In a few weeks, Ragtag Cinemacafe will dim the lights at its Tenth Street location one final time before the theater re-opens in its new but not quite finished digs at 10 Hitt St. just in time for the 2008 True/False Film Festival.
Ragtag and True/False co-founder David Wilson said a bigger Ragtag won’t immediately usher in a busier era for the documentary film festival, which has been growing steadily since Wilson and fellow Ragtag co-founder Paul Sturtz spearheaded the first event in 2004.
“I just got back from Sundance,” Wilson said. “We don’t want to be that festival.”
Wilson said the goal for True/False isn’t to draw staggering attendance; rather, it’s to grow in prestige in order to attract bigger, better films and offer more opportunities to participating directors. Eventually, the expanding attendance rate will be slowed to keep the festival a community affair contained within the downtown area.
“We’ll just sell a set amount of tickets,” Wilson said. “When they’re out, they’re out.”
In 2004, film fans bought 4,400 tickets to True/False. Last year, they bought about 15,000.
Wilson said the new Ragtag location won’t be finished for the festival — it has no marquee and will likely use temporary seating and rented digital equipment — but it should be “open in a functional way” and ready to showcase True/False films.
The festival runs from Feb. 28 through March 2. Wilson said the Ragtag’s big move could fall closer to Feb. 15.
Tuesday afternoon, the new site was almost empty inside, save for scattered collections of construction supplies. Pea-green walls swallowed the mostly naked cafe area, and the skeleton of what will eventually be a bar was nothing but plywood. The main entrance isn’t finished.
But within a few weeks, the public will be able to take a seat in the theater — even though the seats might be stopgaps.
“We’ve always had the goal of it being done by True/False,” Wilson said. “There’ve been times when we’ve thought we might finish early ... it’s a moving target, and we’re just trying to hit it.”
Wilson said he expects the project to meet its $2 million budget, part of which includes an ongoing $600,000 capital campaign to help the Ragtag buy everything from movie screens and projection equipment to new couches and a marquee.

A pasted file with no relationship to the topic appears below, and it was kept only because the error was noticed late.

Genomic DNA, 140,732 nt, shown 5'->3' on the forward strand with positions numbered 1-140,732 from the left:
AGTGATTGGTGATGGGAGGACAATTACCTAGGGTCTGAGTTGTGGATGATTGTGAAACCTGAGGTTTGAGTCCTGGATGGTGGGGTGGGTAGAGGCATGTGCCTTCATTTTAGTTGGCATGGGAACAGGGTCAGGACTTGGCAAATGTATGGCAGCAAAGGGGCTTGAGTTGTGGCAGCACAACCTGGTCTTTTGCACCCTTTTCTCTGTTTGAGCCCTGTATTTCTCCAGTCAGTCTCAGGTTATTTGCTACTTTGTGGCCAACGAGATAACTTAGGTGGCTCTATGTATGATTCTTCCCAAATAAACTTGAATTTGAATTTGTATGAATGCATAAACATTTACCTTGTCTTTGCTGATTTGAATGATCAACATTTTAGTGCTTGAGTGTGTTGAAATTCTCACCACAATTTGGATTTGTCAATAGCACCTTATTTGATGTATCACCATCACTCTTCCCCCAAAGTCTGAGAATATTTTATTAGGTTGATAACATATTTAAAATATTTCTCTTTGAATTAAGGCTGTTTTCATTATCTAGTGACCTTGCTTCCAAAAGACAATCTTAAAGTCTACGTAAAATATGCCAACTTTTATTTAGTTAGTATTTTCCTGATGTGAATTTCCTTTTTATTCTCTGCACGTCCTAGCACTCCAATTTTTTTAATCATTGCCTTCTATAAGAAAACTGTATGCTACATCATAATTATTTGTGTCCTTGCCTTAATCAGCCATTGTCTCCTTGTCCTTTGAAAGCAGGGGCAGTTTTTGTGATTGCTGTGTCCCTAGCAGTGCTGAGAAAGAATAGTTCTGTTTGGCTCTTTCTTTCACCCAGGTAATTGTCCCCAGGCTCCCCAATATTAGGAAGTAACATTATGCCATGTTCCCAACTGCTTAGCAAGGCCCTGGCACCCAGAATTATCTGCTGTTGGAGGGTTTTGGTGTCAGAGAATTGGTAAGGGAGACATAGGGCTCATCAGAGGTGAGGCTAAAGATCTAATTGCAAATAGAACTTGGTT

The new location next to First Presbyterian Church will offer Ragtag fans more of everything the site on Tenth Street offered: more cinema, more cafe and more Ragtag. 9th Street Video will relocate under the Ragtag’s new roof sometime after True/False, carrying its full rental collection in tow.
Uprise Bakery, which operates a small concession bar in the current Ragtag that sells modest meals, beer and baked goods, will run a full-scale cafe featuring Uprise’s entire menu.
Uprise owner Ron Rottinghaus said the bakery will move from its Broadway location gradually instead of closing and re-opening. The bakery could be at least partially moved in by the True/False festival, depending on how quickly construction finishes.
“Right now, we’ll take it kind of easy,” Rottinghaus said. “With expanded hours, it will most likely be a stretch for our staff, for now at least.”
The Ragtag will almost triple its seating capacity from 70 seats to about 200 and have two screening rooms. One will seat about 65 and maintain the giant living-room ambience of the original Ragtag. The second, larger room will offer the Ragtag’s twist on a traditional theater setting, seating about 135 with fixed, tiered seats in the back and couches closer to the screen.
The extra screen will also allow the Ragtag to spice up its programming. Before, Wilson said the Ragtag had to choose between injecting fresh, new material into its schedule and keeping favorite films around.
“We’d have the flexibility to keep those great films and bring new ones in at the same time,” Wilson said.
Although 9th Street Video, Uprise Bakery and Ragtag Cinemacafe are uniting in one location, Wilson said all three will remain independent, which is part of the reason Ragtag Cinemacafe won’t be fully operational when it opens in a few weeks.
“Other than a friendship and a good symbiosis, there’s no direct relationship,” Wilson said. He also said the three businesses could be fully moved in by late spring.
Janet Marsh of 9th Street Video said the store will move in after closing its Ninth Street location.
“They’re leaving the work on our portion of the building until last,” Marsh said, “which is the way it should be because they have an important deadline.”